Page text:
The way I’m reading the scene from the movie, I get the feeling that the ball is launched in a cloud of superheated plasma. To try and accomodate this, I changed my texture for the flash itself into a something more splatter-like. I also added a world position offset noise in order to make the cylinders feel a bit more organic as it fires.

I tried adding a velocity module to the cylinders to make it feel like the plasma is really flung away as the sphere gets launched. I’m feeling partial to the one with a velocity module, but I also like elements of the one without it :confused: Which one do you prefer?

New with Velocity module:

New without velocity module:


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i like it with velocity, but i think you could split the difference and limit the velocity over lifetime. have it slow down at the end slightly to give it a chance to spread out more like in the one without velocity. looking awesome compared to the old version!

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They are both looking much better than the previous one!

I like the start of the one without velocity and the ending of the one with velocity. I also echo Ryans suggestion, have a bit of deceleration on the main core at the end. I would also tweak it so the start of the main core doesn’t move away from its emission point, just have it stretch forward.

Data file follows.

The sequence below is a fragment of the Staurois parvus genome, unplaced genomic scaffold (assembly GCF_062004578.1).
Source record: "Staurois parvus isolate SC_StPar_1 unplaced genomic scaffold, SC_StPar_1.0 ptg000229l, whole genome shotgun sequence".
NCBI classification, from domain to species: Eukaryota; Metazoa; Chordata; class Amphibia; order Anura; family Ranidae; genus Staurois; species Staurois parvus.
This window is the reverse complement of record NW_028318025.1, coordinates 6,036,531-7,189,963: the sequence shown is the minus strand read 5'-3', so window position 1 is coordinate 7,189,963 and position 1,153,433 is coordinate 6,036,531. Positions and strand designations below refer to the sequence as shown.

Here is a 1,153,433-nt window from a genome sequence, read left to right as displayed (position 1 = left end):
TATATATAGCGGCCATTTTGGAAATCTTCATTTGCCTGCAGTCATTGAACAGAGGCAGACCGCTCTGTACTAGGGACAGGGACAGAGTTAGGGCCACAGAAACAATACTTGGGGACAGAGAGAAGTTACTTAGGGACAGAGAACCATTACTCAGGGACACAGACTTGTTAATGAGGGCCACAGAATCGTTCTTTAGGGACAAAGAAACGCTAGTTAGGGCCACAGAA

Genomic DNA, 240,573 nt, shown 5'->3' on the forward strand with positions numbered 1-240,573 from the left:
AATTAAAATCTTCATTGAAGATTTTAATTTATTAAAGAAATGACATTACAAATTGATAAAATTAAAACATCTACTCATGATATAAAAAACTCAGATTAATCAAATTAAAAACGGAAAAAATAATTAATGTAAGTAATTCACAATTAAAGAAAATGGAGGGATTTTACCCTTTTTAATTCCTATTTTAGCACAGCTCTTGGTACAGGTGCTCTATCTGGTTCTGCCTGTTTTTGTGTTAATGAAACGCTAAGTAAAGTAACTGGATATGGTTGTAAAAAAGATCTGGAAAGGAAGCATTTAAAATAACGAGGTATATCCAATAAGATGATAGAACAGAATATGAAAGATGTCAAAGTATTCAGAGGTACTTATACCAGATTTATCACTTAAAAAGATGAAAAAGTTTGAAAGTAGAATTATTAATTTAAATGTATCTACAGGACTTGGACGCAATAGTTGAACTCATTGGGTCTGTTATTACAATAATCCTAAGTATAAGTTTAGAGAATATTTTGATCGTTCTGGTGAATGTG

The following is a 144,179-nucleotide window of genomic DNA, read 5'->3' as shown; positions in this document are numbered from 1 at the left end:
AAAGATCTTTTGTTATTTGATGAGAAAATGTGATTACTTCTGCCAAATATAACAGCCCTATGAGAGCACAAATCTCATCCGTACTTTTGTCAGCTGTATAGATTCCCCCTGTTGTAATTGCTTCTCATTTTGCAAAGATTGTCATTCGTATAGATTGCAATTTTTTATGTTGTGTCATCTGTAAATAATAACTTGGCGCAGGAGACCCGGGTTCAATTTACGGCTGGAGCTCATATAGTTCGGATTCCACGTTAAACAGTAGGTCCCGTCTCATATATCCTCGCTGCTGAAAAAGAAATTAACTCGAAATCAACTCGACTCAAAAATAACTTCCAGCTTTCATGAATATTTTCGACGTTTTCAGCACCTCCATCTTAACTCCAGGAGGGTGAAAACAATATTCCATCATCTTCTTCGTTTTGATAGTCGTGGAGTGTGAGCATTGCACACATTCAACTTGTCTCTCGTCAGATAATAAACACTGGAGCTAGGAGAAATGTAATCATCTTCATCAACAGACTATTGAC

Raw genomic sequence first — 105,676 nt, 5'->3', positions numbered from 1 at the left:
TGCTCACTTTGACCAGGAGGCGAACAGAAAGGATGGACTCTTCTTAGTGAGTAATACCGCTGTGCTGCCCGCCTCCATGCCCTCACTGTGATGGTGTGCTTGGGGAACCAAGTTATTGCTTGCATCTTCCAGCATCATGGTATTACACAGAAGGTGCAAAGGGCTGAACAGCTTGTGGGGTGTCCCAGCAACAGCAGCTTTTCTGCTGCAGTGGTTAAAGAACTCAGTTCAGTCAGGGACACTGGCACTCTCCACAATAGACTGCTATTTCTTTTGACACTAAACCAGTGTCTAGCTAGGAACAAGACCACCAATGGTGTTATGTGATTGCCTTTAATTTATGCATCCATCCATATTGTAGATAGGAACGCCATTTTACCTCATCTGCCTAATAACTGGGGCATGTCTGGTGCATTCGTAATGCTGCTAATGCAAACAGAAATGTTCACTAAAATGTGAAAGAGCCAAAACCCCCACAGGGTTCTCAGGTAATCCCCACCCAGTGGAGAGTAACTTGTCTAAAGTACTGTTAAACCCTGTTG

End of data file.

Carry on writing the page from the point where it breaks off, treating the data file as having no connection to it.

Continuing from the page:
The lateral expansion feels a little too slow and linier imo, it should forcefully expand out words much faster at the start than the finish. (try a logarithmic curve) Almost everything in nature has some sort of accel/deccel curve, nothing is ever linier unless its something artificial/man made. I personally try and apply this theory to pretty much every element in my vfx.

The spark burst along with the main core seems a bit too slow and disconnected. Try and match velocities with the main core. Have the sparks shoot out at the same speed the core travels forward, then have lots of randomness on the speed and a high degree of drag to make them slow down and fall. The sparks should roughly match the shape and speed of the main core, it will help them feel a bit more connected together instead of them being 2 separate elements.

Good job, keep it up!:grinning:

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Got back to the muzzle flash and did a new render of the whole thing while I was at it. I incorporated some velocity into the muzzle flash cylinders, with the blue plasma gaining the bulk of velocity before decelarating at the end. I also added a small amount of velocity to the green plasma flash to match it better with the blue plasma and offset the “retraction” that happens when the alpha erosion kicks in.

Muzzle flash: